Proper equipment and familiarity with the equipment breeds confidence in your security forces. Ideally, all of your people will have identical gear. This will ensure that spare parts are available and that weapon magazines are interchangeable in a firefight. A proper kit will include firearms, ammunition, protective gear, restraint devices, and non-lethal weaponry. Suitable arms for your security forces will be of a weight and configuration that can be handled by all of your personnel, chambers a round suitable for your purpose, and has a maximum effective range that can reach the edge of your perimeter (unless you have a really huge place!). The bottom line answer to the question “what’s the best rifle?” is – the one your personnel can use effectively to put rounds on target. Military security forces in garrison typically carry 120 rounds of 5.56mm ammunition when armed with an M16. Depending on your arms, you may vary the load out, but in a firefight you really want as much ammunition as you can carry on an “all the time” basis. Protective gear, whether in the form of body armor or defensive fighting positions (DFPs), should be able to handle impacts from any ammunition common in the retreat’s region. For body armor, [NIJ] level IV protection is desirable, though the type and manufacturer of the armor is really a matter of taste. DFPs should be constructed with overhead cover – more for comfort than protection (unless the neighbors have mortars) – and double thick sandbag walls. Restraint devices are for the bad guys that make it through the initial firefight, or for the bad guys who surrender before a firefight takes place. There are a number of items that fit this category, though I won’t offer specific discussion about any of them except to say that heavy duty wire ties work really well in this capacity. Last, each of your personnel should have access to less-than lethal control methods. Most likely, your rules of engagement don’t go directly from harsh words to lethal firefight – neither should your equipment.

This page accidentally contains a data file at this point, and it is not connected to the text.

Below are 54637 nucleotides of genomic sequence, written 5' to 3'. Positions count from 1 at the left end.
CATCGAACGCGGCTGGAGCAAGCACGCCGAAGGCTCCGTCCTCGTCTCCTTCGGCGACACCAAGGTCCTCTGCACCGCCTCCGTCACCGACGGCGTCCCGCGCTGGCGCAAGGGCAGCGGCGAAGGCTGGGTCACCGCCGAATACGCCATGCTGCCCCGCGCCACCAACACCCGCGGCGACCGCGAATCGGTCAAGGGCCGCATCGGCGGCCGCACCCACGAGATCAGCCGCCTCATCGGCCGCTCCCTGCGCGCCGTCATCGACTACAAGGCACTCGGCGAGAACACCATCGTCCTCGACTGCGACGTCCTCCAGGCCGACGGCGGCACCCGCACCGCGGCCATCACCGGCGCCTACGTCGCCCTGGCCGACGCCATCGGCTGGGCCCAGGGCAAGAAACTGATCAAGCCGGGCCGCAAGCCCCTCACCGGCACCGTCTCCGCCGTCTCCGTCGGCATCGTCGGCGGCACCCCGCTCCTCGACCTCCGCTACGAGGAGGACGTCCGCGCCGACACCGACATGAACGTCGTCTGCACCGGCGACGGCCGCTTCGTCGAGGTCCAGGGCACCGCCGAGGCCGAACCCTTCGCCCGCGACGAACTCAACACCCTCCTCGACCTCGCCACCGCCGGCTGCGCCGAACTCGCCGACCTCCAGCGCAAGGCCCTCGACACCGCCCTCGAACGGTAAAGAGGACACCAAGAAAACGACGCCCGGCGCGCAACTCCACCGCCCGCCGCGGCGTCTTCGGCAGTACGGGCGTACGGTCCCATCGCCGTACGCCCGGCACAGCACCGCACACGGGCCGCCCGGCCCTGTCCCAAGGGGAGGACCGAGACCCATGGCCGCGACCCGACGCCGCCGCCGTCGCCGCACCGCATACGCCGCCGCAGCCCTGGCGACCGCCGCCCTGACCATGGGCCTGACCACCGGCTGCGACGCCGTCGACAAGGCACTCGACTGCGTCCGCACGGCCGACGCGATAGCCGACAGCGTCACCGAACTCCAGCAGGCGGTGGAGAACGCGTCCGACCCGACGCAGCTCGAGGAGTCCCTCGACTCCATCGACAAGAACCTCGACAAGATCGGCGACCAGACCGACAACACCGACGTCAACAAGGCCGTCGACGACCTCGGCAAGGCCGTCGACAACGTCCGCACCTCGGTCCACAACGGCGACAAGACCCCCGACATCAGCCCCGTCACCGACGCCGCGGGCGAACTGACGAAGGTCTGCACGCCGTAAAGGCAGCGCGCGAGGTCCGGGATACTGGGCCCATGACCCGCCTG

If you’ve given the threat sufficient thought, then you’ll recognize that the security situation will vary widely by the level of threat present in your area. While you are planning, make sure that you address as many of the conceivable scenarios as you can. Once you reach that threshold between viable defense and non-viable defense, put together pre-planned alternatives to standing and fighting. Make sure your group knows when to bug-out and where to go. If possible, pre-position bug-out caches to facilitate these plans.
In conclusion, proper retreat security is a huge, but manageable task as long as you approach it in the correct context. The specifics on how you address individual elements within the fundamental areas of Detection, Delay, and Response are less important than addressing them in a balanced and systematic way. In order to detect the bad guy, you have to have a means of detection, it has to be effective, and it has to be on. In order to slow the bad guy down, you have to have obstacles that are pertinent to his preferred mode of travel, you have to have enough of them so that his total travel time is longer than it takes your personnel to get within rifle range, and they have to be observed. To respond effectively and neutralize the bad guy, your response forces have to numerous enough to counter bad guy forces, they have to know the rules, and they must have and be familiar with their equipment. Lastly, in a “no-win” situation, everyone has to know when and how to get out, and where to go.